Great things happen when an industry comes together as one.

Case in point: After Morgan O’Brien unveiled his idea for a nationwide interoperable broadband communications network for first responders in 2006, special interest groups soon developed within public safety concerning how the network should come about. There was so much disagreement and infighting that some feared Congress would get tired of it all, dismiss the idea, and reallocate the radio frequency spectrum needed to make the network a reality, resulting in a critical opportunity being lost forever.

Fortunately, public safety came to its senses and began to speak with a unified voice, largely due to the efforts of a group that called itself the Public Safety Alliance, and the rest is history. Congress enacted the Middle Class Tax Relief and Jobs Creation Act of 2012, which created the First Responder Network Authority (FirstNet), and authorized $7 billion in funding for the buildout of the Nationwide Public Safety Broadband Network (NPSBN).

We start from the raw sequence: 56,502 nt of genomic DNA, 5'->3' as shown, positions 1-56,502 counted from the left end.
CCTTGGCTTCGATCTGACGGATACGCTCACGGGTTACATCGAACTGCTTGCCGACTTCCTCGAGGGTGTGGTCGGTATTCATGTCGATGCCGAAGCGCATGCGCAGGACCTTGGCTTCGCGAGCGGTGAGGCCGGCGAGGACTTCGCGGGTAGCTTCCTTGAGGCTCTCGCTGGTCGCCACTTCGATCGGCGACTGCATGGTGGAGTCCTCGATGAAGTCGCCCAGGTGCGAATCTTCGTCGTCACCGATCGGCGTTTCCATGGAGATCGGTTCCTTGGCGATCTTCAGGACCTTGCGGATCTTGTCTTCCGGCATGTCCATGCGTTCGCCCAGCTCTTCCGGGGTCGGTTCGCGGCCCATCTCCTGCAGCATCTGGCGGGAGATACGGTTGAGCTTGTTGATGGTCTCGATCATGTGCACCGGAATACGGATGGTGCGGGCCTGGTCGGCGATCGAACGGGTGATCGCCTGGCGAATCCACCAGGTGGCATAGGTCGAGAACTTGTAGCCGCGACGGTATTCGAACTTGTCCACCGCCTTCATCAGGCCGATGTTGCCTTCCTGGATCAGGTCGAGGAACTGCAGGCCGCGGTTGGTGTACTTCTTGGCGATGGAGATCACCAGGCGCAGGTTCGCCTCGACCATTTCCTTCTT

Another example of collaboration – the Telecommunicator-Training Guidelines

Another impressive example of industrywide collaboration culminated last summer when the Recommended Minimum Training Guidelines for Telecommunicators were released.

You can read more about them here.